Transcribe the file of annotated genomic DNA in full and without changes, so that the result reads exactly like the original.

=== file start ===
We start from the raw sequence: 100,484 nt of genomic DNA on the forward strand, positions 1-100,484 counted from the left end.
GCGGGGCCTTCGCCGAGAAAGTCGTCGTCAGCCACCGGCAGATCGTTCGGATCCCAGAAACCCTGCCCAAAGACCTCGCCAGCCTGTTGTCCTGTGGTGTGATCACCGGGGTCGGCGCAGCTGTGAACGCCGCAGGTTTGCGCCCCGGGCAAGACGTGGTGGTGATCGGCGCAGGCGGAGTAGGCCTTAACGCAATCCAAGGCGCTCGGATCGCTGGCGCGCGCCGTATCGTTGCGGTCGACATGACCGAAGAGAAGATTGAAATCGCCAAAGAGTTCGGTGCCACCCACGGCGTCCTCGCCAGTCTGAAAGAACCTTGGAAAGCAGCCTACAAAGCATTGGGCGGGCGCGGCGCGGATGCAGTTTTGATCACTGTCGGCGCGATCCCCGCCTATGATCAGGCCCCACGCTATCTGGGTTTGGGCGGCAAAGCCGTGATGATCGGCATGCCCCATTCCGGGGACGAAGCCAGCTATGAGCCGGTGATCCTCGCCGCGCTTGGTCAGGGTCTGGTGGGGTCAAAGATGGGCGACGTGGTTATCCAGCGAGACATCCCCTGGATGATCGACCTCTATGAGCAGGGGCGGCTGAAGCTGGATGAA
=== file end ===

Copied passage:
We start from the raw sequence: 100,484 nt of genomic DNA on the forward strand, positions 1-100,484 counted from the left end.
GCGGGGCCTTCGCCGAGAAAGTCGTCGTCAGCCACCGGCAGATCGTTCGGATCCCAGAAACCCTGCCCAAAGACCTCGCCAGCCTGTTGTCCTGTGGTGTGATCACCGGGGTCGGCGCAGCTGTGAACGCCGCAGGTTTGCGCCCCGGGCAAGACGTGGTGGTGATCGGCGCAGGCGGAGTAGGCCTTAACGCAATCCAAGGCGCTCGGATCGCTGGCGCGCGCCGTATCGTTGCGGTCGACATGACCGAAGAGAAGATTGAAATCGCCAAAGAGTTCGGTGCCACCCACGGCGTCCTCGCCAGTCTGAAAGAACCTTGGAAAGCAGCCTACAAAGCATTGGGCGGGCGCGGCGCGGATGCAGTTTTGATCACTGTCGGCGCGATCCCCGCCTATGATCAGGCCCCACGCTATCTGGGTTTGGGCGGCAAAGCCGTGATGATCGGCATGCCCCATTCCGGGGACGAAGCCAGCTATGAGCCGGTGATCCTCGCCGCGCTTGGTCAGGGTCTGGTGGGGTCAAAGATGGGCGACGTGGTTATCCAGCGAGACATCCCCTGGATGATCGACCTCTATGAGCAGGGGCGGCTGAAGCTGGATGAA